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Start Now Organisation discusses inclusion and protection of women with disability

Apr 4, 2016, 11:36 AM | Article By: Abdou Rahman Sallah

Start Now Organisation, a local organisation aimed at empowering blind and partially sighted people for a better future, at the weekend celebrated International Women’s Day on theme “Inclusion and protection of the rights of women with disability”.

The programme, held at Gambia Red Cross Office in Brikama, was supported by the International Visitor Leadership Programme (IVLP).

Dr Almami Taal, president of IVLP in The Gambia, said IVLP is an association sponsored by the U.S. to enable people to go visits institutions to learn the best practices and leadership skills that they can utilise.

“In 2007, I went to this programme but apparently it has been in existence since The Gambia became independence some 50 years ago,” he said.

Since independence, the US government has trained a lot of Gambians through the IVLP to become better leaders.Membership to IVLP is open to those who attended the IVLP.

Through short-term visits to the United States, current and emerging foreign leaders in a variety of fields experience the country firsthand and cultivate lasting relationships with their American counterparts.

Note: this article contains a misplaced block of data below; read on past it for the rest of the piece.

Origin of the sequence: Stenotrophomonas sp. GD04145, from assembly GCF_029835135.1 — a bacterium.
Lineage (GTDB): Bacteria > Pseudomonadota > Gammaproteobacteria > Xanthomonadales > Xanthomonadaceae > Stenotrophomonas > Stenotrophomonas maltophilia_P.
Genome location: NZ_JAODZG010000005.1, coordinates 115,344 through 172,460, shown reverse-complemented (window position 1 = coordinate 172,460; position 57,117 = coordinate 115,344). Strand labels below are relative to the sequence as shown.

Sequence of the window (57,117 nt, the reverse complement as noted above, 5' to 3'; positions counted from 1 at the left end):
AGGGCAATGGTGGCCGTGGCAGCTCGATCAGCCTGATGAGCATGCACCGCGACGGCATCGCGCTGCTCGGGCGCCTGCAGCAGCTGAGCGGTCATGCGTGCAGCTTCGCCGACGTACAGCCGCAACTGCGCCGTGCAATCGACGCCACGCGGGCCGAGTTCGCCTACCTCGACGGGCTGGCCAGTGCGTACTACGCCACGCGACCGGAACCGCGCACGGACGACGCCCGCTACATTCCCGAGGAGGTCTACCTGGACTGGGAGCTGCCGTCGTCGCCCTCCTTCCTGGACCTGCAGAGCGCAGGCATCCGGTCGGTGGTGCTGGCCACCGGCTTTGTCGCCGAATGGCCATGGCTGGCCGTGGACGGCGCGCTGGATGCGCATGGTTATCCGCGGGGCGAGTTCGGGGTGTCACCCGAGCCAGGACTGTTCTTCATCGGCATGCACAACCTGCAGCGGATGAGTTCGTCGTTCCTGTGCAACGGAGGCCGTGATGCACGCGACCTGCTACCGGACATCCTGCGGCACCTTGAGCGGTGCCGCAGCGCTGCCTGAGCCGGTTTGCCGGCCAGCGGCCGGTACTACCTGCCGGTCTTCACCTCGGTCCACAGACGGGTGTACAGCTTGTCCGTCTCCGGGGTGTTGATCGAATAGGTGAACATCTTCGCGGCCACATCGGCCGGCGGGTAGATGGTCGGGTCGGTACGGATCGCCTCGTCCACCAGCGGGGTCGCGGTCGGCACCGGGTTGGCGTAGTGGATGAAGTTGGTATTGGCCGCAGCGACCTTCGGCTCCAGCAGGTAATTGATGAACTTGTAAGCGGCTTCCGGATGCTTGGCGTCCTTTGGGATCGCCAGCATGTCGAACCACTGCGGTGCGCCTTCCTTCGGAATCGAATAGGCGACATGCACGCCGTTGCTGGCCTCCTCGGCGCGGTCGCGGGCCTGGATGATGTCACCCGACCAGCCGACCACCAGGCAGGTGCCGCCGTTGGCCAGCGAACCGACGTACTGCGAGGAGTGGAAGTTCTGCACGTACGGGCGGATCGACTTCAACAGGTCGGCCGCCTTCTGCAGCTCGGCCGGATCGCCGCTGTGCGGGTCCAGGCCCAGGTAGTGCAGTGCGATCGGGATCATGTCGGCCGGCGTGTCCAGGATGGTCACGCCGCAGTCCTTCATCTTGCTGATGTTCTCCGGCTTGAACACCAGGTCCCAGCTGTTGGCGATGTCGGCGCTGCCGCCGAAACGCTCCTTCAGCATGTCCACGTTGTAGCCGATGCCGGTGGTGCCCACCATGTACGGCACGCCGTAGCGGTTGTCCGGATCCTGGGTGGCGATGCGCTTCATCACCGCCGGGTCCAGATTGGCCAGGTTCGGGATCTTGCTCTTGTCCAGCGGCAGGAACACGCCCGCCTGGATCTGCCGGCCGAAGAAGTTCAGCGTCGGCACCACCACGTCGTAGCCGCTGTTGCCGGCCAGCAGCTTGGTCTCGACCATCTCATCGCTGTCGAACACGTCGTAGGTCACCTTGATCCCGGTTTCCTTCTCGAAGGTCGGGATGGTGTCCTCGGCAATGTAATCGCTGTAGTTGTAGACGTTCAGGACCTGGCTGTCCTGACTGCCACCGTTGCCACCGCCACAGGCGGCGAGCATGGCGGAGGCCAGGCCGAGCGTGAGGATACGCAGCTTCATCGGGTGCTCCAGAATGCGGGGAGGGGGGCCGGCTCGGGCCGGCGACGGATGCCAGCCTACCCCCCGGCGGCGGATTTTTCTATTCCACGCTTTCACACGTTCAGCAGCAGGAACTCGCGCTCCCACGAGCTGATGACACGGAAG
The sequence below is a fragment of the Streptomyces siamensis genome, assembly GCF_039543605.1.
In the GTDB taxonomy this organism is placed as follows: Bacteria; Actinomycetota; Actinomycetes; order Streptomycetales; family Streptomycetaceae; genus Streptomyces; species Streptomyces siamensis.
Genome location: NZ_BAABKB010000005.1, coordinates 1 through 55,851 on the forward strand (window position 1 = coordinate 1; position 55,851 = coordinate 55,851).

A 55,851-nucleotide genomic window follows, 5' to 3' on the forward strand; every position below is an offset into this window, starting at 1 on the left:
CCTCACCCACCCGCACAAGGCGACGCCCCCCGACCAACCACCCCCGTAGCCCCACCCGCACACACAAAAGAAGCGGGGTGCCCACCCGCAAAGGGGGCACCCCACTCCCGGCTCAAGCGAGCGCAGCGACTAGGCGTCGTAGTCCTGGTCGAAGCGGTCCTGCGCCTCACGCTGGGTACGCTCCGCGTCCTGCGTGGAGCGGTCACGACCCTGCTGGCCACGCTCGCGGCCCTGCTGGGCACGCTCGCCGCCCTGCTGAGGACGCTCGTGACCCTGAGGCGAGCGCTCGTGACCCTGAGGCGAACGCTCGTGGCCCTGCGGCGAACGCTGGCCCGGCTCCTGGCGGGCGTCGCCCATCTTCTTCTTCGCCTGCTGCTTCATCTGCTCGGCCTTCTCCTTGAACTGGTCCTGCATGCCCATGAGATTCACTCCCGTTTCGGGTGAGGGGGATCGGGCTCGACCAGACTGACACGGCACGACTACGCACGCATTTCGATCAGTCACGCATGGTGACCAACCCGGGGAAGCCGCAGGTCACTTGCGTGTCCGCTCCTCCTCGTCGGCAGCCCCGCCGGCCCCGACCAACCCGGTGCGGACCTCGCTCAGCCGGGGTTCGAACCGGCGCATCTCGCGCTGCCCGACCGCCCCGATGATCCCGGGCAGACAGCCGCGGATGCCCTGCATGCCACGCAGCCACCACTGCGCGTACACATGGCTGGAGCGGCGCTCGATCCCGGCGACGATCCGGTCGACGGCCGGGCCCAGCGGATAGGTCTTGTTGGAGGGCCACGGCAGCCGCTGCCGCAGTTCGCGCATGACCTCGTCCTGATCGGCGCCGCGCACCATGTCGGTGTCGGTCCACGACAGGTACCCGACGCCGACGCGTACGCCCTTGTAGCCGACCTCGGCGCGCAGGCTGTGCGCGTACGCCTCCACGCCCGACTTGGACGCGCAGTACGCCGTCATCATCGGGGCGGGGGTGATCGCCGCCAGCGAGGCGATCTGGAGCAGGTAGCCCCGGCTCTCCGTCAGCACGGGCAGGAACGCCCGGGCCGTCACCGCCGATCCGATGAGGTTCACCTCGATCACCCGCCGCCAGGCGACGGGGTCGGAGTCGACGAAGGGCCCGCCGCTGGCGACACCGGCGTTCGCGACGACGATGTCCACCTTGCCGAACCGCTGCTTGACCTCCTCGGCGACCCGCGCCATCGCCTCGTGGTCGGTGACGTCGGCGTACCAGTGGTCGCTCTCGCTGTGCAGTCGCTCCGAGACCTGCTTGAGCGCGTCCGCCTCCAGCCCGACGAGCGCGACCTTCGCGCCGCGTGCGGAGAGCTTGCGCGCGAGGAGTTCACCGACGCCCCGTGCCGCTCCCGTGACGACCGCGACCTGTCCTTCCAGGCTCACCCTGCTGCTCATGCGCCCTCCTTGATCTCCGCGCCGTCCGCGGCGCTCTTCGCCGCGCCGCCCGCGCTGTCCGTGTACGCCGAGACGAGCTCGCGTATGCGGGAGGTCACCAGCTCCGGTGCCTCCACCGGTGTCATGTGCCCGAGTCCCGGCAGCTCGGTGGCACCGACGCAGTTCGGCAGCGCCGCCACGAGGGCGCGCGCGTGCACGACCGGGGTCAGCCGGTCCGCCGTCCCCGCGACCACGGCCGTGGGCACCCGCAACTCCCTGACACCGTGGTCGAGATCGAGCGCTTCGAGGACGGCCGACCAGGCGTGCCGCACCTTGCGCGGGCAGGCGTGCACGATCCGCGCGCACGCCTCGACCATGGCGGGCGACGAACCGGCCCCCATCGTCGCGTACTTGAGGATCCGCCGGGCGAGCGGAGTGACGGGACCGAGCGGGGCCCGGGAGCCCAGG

Alieu Jaiteh, director of Start Now Organisation, said there is a great need for visually impaired and any other person with disability to able to live an independent life and contribute positively to society.

Mr Jaiteh, visually impaired, said his passion and dream is to create a social change that will lead to high percentage of visually impaired people enrolling in higher education and various qualified jobs in The Gambia and Africa as a whole.

As part of the forum, he made a presentation on how ICT has helped blind people to become independent, saying disability should not impair anyone’s full and effective participation in society.

Antumana Sallah, a science student at the University of The Gambia, said disability is the consequences of an impairment that may be physical cognitive, mental, sensory, emotional developmental.

He added that it could also be a combination of the above factors that result in restriction on an individual’s ability to participate in what is considered normal in their everyday society.

Mr Sallah said although disability by birth might not be prevented, disability associated to diet habit which causes cancer, diabetes, etc. could be prevented.

Madam Anna Nancy Mendy, PEO special needs units under the Ministry of Basic and Secondary Education (MoBSE), said the education policy has all inclusion of children with special needs in schools.

The policy has provision that children with mild and moderate disability to be admitted into mainstream schools while those with severe special needs be admitted in special needs schools.

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